Explained: How could the Omicron variant impact Ireland?

Explained: How Could The Omicron Variant Impact Ireland?
Cases of the variant have been confirmed in nearby European neighbours including Britain, the Netherlands, Germany and Belgium. Photo: PA Images.
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Sarah Mooney

News of the Omicron variant of the coronavirus has spread rapidly around the world after it was first identified in South Africa earlier this week.

With cases of the variant now confirmed in nearby neighbours Britain, the Netherlands, Germany, Belgium and Italy, here is what we know about how the variant could impact Ireland.


Why are officials concerned?

The Omicron variant is causing concern worldwide because it has over 30 mutations in the part of the virus that current vaccines target. This might help it spread more easily, or even evade antibodies from prior infection or vaccination.

The World Health Organisation on Friday classified Omicron as a "variant of concern," noting it may be more transmissible and have an increased re-infection risk. It is suspected of driving a recent rise in cases in South Africa.

However, experts are stressing they do not yet know enough about the variant to be sure of the consequences of its mutations. The Delta variant remains dominant worldwide, and it is not yet clear whether Omicron will be able to displace it.

Is the variant already in Ireland?

No case of the variant has been confirmed in Ireland to date.


Minister Eamon Ryan on Sunday said the variant is “across Europe, it seems” and while Ireland is doing “a lot of testing,” it has not yet picked it up.

However, one health expert has said the Omicron variant is “probably here already” but has not been identified yet due to a lack of genetic sequencing.

Anthony Staines, Professor of Health Systems at Dublin City University (DCU), said Ireland sequences around just 10 per cent of its cases, meaning the variant may be going unnoticed at present.

What is being done to prevent it taking root here?

The National Public Health Emergency Team (Nphet) are meeting throughout the weekend to monitor the impact of Omicron, considering further measures to "mitigate" its arrival in Ireland.


Initial measures are already in place, with Irish residents returning home from southern Africa now required to undergo “strict” home quarantine and PCR testing, regardless of their vaccination, recovery or test status.

While Ireland currently has no direct flights from any of the countries affected, the State had aligned with the EU recommendation to apply an “emergency brake” on travel to or from Botswana, Eswatini, Lesotho, Mozambique, Namibia, South Africa and Zimbabwe.

The Department of Justice is also updating visa requirements for these countries and arranging increased Border Management Unit spot-checking of passengers on arrival.

Work is also underway to prepare legislation which would facilitate the reintroduction of the mandatory hotel quarantine system, with it to be discussed by the Cabinet on Tuesday.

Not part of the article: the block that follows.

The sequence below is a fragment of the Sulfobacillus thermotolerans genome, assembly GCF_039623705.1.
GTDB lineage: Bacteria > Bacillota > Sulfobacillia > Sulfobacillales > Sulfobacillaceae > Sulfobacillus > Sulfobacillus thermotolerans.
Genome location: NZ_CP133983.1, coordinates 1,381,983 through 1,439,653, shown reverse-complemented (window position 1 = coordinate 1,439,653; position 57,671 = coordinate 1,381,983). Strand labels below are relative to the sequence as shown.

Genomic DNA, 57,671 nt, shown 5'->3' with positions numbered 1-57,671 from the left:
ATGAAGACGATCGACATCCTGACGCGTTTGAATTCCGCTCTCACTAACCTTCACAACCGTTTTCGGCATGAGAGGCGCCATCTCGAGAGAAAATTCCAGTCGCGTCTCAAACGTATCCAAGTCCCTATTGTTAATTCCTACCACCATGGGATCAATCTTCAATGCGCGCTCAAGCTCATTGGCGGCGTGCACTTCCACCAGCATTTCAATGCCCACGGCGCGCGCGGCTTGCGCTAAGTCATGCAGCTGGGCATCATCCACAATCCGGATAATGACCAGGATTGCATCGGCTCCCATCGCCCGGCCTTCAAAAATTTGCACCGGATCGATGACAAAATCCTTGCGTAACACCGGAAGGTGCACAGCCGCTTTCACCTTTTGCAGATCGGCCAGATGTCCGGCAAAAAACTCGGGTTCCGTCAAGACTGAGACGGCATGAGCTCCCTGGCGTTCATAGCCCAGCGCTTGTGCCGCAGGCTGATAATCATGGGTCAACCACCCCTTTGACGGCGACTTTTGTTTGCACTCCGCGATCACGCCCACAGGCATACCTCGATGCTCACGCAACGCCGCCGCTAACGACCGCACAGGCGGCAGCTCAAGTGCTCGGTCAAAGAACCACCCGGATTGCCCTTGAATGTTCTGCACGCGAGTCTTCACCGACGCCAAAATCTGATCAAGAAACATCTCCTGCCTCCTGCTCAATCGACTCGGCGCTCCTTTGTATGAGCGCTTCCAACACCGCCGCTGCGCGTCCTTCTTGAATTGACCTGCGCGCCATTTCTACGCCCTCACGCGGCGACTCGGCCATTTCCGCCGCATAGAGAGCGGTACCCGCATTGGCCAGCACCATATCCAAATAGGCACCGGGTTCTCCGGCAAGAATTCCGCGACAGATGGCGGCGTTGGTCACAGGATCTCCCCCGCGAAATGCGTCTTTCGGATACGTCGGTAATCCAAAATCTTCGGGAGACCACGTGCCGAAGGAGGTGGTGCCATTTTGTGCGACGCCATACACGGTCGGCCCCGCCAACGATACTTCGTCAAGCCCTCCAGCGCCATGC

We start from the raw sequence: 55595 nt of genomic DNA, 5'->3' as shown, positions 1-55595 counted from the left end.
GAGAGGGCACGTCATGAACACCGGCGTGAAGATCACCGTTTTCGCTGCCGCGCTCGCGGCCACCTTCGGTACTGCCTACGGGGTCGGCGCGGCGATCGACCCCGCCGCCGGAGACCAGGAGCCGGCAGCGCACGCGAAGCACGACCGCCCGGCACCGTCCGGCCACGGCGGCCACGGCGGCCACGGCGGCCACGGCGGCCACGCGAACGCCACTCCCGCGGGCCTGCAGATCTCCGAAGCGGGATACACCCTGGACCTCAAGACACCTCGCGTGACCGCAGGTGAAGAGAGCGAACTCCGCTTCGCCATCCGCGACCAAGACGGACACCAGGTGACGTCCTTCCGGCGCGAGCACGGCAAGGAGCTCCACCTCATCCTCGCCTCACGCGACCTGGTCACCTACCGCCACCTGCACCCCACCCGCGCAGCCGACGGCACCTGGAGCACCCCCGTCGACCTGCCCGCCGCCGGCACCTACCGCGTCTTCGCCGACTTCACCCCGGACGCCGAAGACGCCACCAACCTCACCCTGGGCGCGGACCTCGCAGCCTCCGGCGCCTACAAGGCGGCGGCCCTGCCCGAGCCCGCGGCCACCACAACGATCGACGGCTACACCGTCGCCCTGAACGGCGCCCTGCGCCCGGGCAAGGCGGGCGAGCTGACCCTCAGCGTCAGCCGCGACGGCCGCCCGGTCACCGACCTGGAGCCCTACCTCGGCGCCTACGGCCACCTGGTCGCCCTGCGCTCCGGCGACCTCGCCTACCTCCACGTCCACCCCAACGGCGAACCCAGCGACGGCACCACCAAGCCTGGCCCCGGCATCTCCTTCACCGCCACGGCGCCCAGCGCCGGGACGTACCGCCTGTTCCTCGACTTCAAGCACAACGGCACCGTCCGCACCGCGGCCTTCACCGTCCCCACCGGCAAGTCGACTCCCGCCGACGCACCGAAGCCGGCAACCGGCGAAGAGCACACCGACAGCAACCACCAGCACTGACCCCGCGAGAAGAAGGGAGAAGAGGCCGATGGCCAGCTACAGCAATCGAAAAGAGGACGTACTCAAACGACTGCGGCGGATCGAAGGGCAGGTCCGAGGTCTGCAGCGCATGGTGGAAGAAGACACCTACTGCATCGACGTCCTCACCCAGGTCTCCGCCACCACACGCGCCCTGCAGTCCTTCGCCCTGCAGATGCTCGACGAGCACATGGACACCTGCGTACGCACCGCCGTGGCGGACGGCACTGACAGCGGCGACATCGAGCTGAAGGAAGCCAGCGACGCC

So will our vaccines work?

The biggest question surrounding Omicron is whether protection from Covid vaccines will hold up, and if people previously infected will be immune from infection.

Although it is too early to know how effective vaccines will be against the variant, several health experts have said there is currently no evidence to suggest that vaccines will be rendered ineffective.

Dr Cillian de Gascun, a member of the National Public Health Emergency Team (Nphet), said there is no reason to believe “at this stage” that vaccines or anti-viral medicines will not work against the new variant of the virus.

Another scientist behind the Oxford/AstraZeneca Covid-19 vaccine, Professor Andrew Pollard, has expressed optimism “from a speculative point of view” that existing vaccines will continue to be effective against severe disease with the variant.


And what if the vaccines don’t provide much protection?

Even then, we’re not necessarily back to square one.

Numerous pharmaceutical firms have said they are already working to adapt their vaccines in light of the emergence of Omicron.

Could Omicron make people sicker?

Again, it is too early to tell if Omicron will cause more or less severe Covid-19 compared to other coronavirus strains.

One doctor who discovered the new variant, chair of the South African Medical Association Dr Angelique Coetzee, said doctors in South Africa are seeing “extremely mild” cases.

South Africa’s health minister Joe Phaahla said “it is still too early at this stage” to say how unwell the variant is making people, but he has heard anecdotally that cases have been “mild” and mostly in the young, for whom vaccination rates are relatively low in South Africa.

“Some of what I’ve read from some of our clinicians has been that thus far they have not witnessed severe illness. Part of it may be because the majority of those who are positive are young people,” he said. However, he stressed these anecdotal reports are “not proper research”.

When will we know the answers to all these unknowns?

Scientists say it could be several more weeks before they can define the type of disease caused by the variant, determine how contagious it is and identify how far it has already spread.

What can I do to protect myself in the meantime?

Experts around the world have said vaccination should remain a priority despite questions about effectiveness against Omicron, because it is likely that the jabs will still remain protective to a certain extent.

Everyone should also continue to wear masks, avoid crowds, ventilate rooms, and wash hands - tools that experts say will work against any variant.

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